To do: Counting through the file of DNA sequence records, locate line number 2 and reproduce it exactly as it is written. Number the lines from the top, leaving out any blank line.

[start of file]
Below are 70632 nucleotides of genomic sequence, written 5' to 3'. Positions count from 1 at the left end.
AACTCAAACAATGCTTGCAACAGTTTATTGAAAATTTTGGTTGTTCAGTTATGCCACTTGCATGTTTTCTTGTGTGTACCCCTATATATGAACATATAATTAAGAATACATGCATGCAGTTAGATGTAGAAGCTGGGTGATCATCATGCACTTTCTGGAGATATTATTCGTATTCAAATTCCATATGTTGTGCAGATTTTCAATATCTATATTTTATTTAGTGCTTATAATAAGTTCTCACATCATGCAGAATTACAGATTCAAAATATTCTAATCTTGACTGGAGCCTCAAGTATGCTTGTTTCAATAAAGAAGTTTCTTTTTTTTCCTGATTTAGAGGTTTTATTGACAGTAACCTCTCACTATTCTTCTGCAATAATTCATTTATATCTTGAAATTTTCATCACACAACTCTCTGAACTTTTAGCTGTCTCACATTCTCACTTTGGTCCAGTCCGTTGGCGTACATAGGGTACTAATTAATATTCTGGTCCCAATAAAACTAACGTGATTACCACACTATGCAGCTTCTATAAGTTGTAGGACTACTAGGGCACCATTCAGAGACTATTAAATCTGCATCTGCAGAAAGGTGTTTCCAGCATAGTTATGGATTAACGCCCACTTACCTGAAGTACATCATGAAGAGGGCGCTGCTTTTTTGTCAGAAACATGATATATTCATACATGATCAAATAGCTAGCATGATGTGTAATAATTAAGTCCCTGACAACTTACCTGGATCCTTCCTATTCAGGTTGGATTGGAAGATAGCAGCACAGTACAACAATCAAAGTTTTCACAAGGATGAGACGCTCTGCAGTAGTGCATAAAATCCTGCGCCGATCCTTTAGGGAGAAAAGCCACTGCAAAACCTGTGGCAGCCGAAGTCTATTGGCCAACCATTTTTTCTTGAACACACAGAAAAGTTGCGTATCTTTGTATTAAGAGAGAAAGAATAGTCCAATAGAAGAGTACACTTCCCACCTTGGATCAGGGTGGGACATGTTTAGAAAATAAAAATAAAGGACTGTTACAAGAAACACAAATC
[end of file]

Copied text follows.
AACTCAAACAATGCTTGCAACAGTTTATTGAAAATTTTGGTTGTTCAGTTATGCCACTTGCATGTTTTCTTGTGTGTACCCCTATATATGAACATATAATTAAGAATACATGCATGCAGTTAGATGTAGAAGCTGGGTGATCATCATGCACTTTCTGGAGATATTATTCGTATTCAAATTCCATATGTTGTGCAGATTTTCAATATCTATATTTTATTTAGTGCTTATAATAAGTTCTCACATCATGCAGAATTACAGATTCAAAATATTCTAATCTTGACTGGAGCCTCAAGTATGCTTGTTTCAATAAAGAAGTTTCTTTTTTTTCCTGATTTAGAGGTTTTATTGACAGTAACCTCTCACTATTCTTCTGCAATAATTCATTTATATCTTGAAATTTTCATCACACAACTCTCTGAACTTTTAGCTGTCTCACATTCTCACTTTGGTCCAGTCCGTTGGCGTACATAGGGTACTAATTAATATTCTGGTCCCAATAAAACTAACGTGATTACCACACTATGCAGCTTCTATAAGTTGTAGGACTACTAGGGCACCATTCAGAGACTATTAAATCTGCATCTGCAGAAAGGTGTTTCCAGCATAGTTATGGATTAACGCCCACTTACCTGAAGTACATCATGAAGAGGGCGCTGCTTTTTTGTCAGAAACATGATATATTCATACATGATCAAATAGCTAGCATGATGTGTAATAATTAAGTCCCTGACAACTTACCTGGATCCTTCCTATTCAGGTTGGATTGGAAGATAGCAGCACAGTACAACAATCAAAGTTTTCACAAGGATGAGACGCTCTGCAGTAGTGCATAAAATCCTGCGCCGATCCTTTAGGGAGAAAAGCCACTGCAAAACCTGTGGCAGCCGAAGTCTATTGGCCAACCATTTTTTCTTGAACACACAGAAAAGTTGCGTATCTTTGTATTAAGAGAGAAAGAATAGTCCAATAGAAGAGTACACTTCCCACCTTGGATCAGGGTGGGACATGTTTAGAAAATAAAAATAAAGGACTGTTACAAGAAACACAAATC